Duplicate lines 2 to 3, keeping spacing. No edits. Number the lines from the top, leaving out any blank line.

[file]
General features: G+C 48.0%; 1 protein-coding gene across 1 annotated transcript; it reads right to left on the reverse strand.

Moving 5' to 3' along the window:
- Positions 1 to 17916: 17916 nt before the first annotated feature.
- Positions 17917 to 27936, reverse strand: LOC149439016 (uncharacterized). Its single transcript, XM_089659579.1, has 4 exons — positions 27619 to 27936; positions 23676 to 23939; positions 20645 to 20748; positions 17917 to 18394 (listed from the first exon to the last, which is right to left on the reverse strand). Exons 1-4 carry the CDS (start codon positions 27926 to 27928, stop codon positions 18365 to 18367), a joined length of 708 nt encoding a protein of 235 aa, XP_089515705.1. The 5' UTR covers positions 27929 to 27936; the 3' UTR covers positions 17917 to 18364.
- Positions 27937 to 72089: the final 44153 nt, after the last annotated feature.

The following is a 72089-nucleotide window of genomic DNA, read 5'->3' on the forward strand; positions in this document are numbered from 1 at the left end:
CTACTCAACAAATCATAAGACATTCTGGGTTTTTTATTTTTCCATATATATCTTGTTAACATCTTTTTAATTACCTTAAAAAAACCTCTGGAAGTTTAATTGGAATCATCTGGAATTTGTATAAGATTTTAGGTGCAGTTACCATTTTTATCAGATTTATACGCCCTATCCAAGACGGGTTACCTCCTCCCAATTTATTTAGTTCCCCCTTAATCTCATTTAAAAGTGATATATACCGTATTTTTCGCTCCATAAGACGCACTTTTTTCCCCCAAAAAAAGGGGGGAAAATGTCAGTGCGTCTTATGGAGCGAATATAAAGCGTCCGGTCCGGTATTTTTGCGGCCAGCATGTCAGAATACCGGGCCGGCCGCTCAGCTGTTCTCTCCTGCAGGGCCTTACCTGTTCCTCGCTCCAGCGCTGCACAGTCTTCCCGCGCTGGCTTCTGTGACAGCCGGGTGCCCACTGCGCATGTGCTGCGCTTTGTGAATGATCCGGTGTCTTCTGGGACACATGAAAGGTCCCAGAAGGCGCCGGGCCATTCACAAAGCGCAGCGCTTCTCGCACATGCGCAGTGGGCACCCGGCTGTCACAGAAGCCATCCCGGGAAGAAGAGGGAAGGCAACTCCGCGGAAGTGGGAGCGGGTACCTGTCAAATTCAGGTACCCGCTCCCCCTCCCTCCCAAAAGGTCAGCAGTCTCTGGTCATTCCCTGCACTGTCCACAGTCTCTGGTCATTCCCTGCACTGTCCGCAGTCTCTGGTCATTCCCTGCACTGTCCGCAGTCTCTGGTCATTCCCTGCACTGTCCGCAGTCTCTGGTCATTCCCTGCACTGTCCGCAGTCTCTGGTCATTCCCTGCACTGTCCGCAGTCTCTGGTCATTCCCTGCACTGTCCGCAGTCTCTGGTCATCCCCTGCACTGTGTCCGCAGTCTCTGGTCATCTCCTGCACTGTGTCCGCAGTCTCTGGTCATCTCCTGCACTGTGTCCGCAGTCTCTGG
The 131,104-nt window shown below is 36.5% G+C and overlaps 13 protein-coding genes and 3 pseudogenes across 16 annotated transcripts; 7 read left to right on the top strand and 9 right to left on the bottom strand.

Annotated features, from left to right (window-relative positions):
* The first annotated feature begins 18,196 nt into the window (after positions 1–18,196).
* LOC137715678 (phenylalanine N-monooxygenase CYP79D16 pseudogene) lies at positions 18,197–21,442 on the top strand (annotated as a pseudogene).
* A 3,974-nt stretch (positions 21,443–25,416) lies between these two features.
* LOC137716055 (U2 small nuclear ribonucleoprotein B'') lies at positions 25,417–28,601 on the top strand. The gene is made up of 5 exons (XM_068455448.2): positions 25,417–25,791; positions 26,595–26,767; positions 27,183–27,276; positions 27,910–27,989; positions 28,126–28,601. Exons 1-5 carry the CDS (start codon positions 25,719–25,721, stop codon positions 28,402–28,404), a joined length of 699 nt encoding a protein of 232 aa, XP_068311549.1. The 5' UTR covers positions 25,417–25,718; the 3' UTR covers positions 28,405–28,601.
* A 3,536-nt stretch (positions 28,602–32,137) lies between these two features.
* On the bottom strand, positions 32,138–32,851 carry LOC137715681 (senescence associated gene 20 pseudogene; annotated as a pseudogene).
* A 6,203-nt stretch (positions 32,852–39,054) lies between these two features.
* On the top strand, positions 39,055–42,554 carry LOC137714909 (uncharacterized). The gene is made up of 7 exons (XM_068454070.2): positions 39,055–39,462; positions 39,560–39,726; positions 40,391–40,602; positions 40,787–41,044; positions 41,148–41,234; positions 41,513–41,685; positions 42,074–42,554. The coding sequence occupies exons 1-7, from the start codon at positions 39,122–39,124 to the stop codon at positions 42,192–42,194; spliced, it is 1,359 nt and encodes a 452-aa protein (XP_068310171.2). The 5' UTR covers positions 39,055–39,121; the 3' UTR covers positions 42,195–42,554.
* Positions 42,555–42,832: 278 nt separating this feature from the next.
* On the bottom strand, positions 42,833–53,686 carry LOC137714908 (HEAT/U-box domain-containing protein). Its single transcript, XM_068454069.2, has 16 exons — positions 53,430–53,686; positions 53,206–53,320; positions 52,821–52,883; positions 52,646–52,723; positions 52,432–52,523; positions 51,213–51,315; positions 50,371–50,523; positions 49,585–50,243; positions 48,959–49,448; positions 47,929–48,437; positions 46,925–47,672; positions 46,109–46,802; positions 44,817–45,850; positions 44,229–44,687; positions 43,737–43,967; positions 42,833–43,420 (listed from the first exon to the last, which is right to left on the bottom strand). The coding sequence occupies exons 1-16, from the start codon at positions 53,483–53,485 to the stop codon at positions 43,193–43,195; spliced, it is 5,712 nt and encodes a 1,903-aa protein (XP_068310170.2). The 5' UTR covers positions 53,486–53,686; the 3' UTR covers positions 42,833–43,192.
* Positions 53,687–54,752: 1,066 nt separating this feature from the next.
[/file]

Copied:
Moving 5' to 3' along the window:
- Positions 1 to 17916: 17916 nt before the first annotated feature.